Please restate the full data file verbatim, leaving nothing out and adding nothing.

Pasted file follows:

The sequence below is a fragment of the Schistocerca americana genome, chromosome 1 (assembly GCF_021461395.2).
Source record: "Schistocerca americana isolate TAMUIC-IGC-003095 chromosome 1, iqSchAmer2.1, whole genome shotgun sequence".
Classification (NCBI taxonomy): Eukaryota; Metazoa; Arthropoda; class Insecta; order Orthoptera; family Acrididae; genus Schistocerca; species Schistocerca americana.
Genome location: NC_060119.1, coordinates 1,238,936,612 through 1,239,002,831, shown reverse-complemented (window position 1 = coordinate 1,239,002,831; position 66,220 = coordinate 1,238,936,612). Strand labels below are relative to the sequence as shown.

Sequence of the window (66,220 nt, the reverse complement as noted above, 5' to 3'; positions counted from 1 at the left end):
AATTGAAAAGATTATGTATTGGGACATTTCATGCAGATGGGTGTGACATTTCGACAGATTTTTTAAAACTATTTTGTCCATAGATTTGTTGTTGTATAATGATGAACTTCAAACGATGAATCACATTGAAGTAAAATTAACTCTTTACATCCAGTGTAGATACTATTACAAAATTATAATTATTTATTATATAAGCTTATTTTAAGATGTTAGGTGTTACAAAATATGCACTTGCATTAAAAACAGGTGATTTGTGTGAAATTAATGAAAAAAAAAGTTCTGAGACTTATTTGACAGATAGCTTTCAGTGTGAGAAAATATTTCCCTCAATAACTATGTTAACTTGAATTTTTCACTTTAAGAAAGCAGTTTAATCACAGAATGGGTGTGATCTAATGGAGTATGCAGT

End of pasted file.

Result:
The sequence below is a fragment of the Schistocerca americana genome, chromosome 1 (assembly GCF_021461395.2).
Source record: "Schistocerca americana isolate TAMUIC-IGC-003095 chromosome 1, iqSchAmer2.1, whole genome shotgun sequence".
Classification (NCBI taxonomy): Eukaryota; Metazoa; Arthropoda; class Insecta; order Orthoptera; family Acrididae; genus Schistocerca; species Schistocerca americana.
Genome location: NC_060119.1, coordinates 1,238,936,612 through 1,239,002,831, shown reverse-complemented (window position 1 = coordinate 1,239,002,831; position 66,220 = coordinate 1,238,936,612). Strand labels below are relative to the sequence as shown.

Sequence of the window (66,220 nt, the reverse complement as noted above, 5' to 3'; positions counted from 1 at the left end):
AATTGAAAAGATTATGTATTGGGACATTTCATGCAGATGGGTGTGACATTTCGACAGATTTTTTAAAACTATTTTGTCCATAGATTTGTTGTTGTATAATGATGAACTTCAAACGATGAATCACATTGAAGTAAAATTAACTCTTTACATCCAGTGTAGATACTATTACAAAATTATAATTATTTATTATATAAGCTTATTTTAAGATGTTAGGTGTTACAAAATATGCACTTGCATTAAAAACAGGTGATTTGTGTGAAATTAATGAAAAAAAAAGTTCTGAGACTTATTTGACAGATAGCTTTCAGTGTGAGAAAATATTTCCCTCAATAACTATGTTAACTTGAATTTTTCACTTTAAGAAAGCAGTTTAATCACAGAATGGGTGTGATCTAATGGAGTATGCAGT